Bradley Manning, the boyish young US Army Private, an intellegence analyst for the Pentagon who made news in 2010 when he confessed to leaking hundreds of thousands of classified documents pertaining to the Iraq War, Afghan War, and America’s illegal detainee program, was finally tried and convicted on Tuesday.
He supplied WikiLeaks, the international government secrets publisher, with thousands of videos, showing atrocities committed during the wars and during interrogation of prisoners by American soldiers, classified US diplomatic cables, and war reports, which were then published by WikiLeaks, causing a storm in Iraq, Afghanistan and around the world, and creating deep embarrassment for the US government. The correctness/legality of his actions have been greatly debated ever since, government officials arguing that he has endangered many American soldiers and diplomats in foreign nations, and also indirectly supplied terrorists with secret information, while his supporters argue that he has simply, and for moral reasons, revealed the inhumanity of past US operations – telling the world the truth, and not revealed any serious info that might endanger operatives or aid terrorists.
The debate was finally put to rest on Tuesday, at a military court martial infront of an impartial judge, after a long wait of 3 years during which Manning was illegally kept in solitary confinement for long periods of time. The judge cleared him of the most serious charge against him – aiding and abetting the al-QQaeda/the enemy, after which she proceeded to pronounce him guilty on 20 of 22 charges against him – plunging him in dire straits. He can still face up to 136 years in jail, and is likely to spend several decades imprisoned for his “crimes” – how much time will be decided during his sentencing next month – but the fact remains that despite a small initial victory for his defenders – he is not been labeled a traitor – Bradley Manning has been found guilty and charged with a collection of crimes.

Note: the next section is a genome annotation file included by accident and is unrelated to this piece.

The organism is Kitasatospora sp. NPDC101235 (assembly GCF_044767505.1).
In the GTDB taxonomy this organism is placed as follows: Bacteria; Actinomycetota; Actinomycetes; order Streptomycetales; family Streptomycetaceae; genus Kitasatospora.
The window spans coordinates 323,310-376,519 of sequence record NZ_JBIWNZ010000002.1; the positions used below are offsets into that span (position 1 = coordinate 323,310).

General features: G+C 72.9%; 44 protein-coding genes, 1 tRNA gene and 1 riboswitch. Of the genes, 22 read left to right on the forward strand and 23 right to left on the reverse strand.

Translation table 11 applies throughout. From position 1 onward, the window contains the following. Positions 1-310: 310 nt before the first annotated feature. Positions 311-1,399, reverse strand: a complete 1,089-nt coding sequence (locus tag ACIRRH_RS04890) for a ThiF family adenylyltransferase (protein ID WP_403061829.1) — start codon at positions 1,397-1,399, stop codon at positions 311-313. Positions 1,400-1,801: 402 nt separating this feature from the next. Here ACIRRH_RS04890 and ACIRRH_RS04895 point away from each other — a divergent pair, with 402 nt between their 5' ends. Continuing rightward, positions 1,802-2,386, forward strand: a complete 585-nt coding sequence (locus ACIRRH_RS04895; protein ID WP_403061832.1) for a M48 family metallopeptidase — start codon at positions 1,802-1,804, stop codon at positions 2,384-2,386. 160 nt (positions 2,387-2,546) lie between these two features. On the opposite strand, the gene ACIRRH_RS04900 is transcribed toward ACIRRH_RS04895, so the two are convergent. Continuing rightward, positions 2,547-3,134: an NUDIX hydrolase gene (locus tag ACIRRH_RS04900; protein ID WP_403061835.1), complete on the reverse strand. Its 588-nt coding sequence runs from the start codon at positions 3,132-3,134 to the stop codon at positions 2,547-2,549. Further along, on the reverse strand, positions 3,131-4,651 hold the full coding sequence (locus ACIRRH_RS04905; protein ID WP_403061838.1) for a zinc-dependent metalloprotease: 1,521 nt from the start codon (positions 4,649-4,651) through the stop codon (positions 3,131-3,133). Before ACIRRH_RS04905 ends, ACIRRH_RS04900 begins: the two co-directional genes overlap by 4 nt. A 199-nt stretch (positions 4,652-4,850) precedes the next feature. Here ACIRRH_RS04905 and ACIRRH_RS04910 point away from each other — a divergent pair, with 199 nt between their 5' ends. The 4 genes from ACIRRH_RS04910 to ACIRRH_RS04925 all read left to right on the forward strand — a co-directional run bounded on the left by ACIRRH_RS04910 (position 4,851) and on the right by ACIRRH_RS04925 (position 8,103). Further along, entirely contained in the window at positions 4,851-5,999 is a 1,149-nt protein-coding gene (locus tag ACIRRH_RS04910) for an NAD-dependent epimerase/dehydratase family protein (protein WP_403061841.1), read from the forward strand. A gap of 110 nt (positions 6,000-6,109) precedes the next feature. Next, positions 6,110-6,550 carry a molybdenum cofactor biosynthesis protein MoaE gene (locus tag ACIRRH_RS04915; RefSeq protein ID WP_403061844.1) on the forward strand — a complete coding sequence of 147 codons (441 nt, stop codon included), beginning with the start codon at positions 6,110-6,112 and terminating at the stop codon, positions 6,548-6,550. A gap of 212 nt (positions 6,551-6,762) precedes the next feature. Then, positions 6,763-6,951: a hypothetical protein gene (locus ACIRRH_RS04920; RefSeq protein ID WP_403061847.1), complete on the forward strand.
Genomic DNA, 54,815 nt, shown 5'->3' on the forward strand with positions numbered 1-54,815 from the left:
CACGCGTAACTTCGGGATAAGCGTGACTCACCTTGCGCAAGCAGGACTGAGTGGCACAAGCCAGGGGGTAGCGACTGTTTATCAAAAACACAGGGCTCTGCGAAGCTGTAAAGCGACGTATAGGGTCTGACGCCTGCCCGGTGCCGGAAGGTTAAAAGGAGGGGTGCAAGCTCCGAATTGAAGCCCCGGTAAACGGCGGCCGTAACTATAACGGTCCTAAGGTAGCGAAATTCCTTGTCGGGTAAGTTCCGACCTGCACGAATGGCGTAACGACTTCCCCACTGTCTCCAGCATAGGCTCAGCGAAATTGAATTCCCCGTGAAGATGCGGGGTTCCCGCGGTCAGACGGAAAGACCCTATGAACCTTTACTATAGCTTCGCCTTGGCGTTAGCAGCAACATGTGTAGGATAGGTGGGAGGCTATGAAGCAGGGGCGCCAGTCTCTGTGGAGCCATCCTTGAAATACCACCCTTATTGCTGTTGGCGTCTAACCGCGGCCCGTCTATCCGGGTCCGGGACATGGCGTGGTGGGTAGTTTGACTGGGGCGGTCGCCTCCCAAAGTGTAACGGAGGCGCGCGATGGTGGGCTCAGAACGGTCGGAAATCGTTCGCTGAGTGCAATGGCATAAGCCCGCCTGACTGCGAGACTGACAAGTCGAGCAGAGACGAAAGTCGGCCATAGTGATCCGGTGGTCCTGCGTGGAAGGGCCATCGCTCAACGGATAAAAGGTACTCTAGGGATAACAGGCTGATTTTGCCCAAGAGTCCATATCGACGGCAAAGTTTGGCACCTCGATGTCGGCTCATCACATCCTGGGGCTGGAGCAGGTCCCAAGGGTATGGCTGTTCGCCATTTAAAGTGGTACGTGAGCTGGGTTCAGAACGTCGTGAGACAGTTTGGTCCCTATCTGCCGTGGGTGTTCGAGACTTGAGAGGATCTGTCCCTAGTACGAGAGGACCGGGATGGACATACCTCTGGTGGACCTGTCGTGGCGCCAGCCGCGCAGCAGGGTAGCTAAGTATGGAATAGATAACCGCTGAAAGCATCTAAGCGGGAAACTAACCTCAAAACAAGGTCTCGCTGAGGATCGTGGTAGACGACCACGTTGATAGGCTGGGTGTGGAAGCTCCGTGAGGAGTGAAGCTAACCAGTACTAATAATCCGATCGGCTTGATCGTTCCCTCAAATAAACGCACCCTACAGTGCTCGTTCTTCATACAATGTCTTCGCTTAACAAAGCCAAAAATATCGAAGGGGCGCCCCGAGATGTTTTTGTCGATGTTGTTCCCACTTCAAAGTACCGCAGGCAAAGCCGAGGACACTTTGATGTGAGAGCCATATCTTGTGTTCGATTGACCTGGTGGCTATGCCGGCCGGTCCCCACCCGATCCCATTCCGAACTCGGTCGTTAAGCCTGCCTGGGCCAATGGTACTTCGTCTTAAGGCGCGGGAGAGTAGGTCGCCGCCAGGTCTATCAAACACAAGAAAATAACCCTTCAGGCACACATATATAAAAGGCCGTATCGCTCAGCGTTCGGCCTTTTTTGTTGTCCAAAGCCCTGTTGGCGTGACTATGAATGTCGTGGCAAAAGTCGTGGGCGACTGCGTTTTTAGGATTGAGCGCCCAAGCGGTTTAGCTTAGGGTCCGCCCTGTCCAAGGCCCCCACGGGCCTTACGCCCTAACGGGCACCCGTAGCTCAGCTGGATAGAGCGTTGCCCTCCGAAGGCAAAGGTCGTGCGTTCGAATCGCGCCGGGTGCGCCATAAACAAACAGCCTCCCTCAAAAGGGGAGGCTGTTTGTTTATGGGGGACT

Whether that is good or bad is for you to decide, but this verdict will impact the world – we cannot know if it will encourage or discourage whistleblowers, create a hunger for truth and justice, or a care for soldiers abroad – but it will have an impact nevertheless.
Photo Credits: Image: The New York Times
References: The Guardian, The Economist, The Atlantic Wire, Sky News